Bryan Batt as Sterling Cooper art director Salvatore Romano, sizing up the competition in Season One of AMC's Mad MenOne of my first bosses taught me an important lesson.
Good designers are a dime a dozen, he said. Coming up with a great design solution is the easy part. The hard part, he said, is getting the client to accept the solution.
"But if the work is good, don't the clients know it when they see it?" I asked.
My boss just looked at me silently for a long time. And then, with gentleness and no small amount of pity, he reached out and patted me on the head: Poor kid.
He was right, of course. In any creative activity where clients are involved, you have to make the sale twice. Before you get to the customer, you have to sell the client.
And that's what I love most about the AMC series Mad Men, which starts its second season later this month. It gets so many things right about its subject, the advertising business, but it absolutely nails one thing: the art behind the art of the pitch.
As its fans know well, Mad Men is the brainchild of Matthew Weiner whom, on the the strength of its unproduced, written-on-spec pilot episode, got hired as a writer and executive producer for The Sopranos. Production on his pet project didn't start until the HBO show had run its course. On the surface, Mad Men, a drama set at Sterling Cooper, a fictional New York advertising agency in the early 1960s, wouldn't seem to have much in common with the iconic North Jersey mob epic. But, like Tony Soprano, creative director Don Draper operates in a world that is almost comically foreign to us: with its nonstop smoking, drinking, and sexual harassment — not to mention the use of plastic dry cleaning bags as children's toys — it truly seems to be set in, well, another century.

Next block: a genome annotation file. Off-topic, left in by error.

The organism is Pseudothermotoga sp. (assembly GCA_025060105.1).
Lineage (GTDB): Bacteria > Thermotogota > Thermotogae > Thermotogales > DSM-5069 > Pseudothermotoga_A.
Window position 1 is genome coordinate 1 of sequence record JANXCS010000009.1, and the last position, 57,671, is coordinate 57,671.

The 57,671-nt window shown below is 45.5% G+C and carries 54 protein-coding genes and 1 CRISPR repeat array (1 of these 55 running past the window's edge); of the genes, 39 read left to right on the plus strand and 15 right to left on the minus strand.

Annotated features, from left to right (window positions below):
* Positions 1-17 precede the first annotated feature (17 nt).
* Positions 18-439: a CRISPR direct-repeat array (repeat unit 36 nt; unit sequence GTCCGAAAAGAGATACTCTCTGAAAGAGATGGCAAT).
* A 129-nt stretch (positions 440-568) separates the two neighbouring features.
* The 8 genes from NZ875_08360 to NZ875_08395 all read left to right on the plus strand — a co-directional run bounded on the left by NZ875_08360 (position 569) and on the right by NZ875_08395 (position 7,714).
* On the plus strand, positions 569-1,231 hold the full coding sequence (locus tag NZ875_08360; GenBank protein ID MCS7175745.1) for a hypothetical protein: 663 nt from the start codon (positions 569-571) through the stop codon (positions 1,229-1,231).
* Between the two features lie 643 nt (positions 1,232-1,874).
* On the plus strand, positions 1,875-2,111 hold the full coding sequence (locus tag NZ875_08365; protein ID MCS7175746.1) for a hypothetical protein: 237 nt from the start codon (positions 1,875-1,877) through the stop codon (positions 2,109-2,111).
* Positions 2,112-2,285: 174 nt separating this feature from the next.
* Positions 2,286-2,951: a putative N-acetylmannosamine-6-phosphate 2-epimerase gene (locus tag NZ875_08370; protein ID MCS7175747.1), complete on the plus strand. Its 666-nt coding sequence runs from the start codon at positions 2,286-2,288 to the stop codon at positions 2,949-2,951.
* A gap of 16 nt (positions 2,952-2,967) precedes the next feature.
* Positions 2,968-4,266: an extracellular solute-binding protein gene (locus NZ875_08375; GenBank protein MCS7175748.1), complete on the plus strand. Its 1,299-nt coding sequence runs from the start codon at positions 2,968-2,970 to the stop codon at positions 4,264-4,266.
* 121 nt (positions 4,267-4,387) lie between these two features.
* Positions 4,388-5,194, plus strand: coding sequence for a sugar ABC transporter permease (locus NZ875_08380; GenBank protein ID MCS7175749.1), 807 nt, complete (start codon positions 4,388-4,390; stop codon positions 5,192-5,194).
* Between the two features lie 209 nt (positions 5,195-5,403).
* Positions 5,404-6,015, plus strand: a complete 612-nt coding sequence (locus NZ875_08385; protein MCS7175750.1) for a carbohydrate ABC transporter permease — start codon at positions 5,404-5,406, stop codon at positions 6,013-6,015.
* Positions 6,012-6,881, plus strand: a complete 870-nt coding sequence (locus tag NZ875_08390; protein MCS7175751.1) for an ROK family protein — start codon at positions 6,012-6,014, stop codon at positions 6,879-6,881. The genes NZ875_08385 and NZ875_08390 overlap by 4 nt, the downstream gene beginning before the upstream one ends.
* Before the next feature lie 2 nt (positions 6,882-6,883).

Yet beyond the anachronisms and the astonishingly casual sexism, racism, and general bad behavior, the draw is the universality of the human stories caught in the period settings. In The Sopranos, the mob business was there to punctuate the inner conflicts of the characters. And where The Sopranos had whackings, Mad Men has client presentations.
In the very first episode, "Smoke Gets in Your Eyes," Don Draper, played by the amazing Jon Hamm, gets to demonstrate why he's considered one of the best creative directors in town by salvaging a meeting with unhappy clients from Lucky Strike, who are about to walk out.
Don Draper: Gentlemen, before you leave, can I just say something?
Agency head Roger Sterling: I don't know, Don. Can you?
Don: [To the clients] The Federal Trade Commission and Readers Digest have done you a favor. They've let you know that any ad that brings up the concept of cigarettes and health together...well, it's just going to make people think of cancer.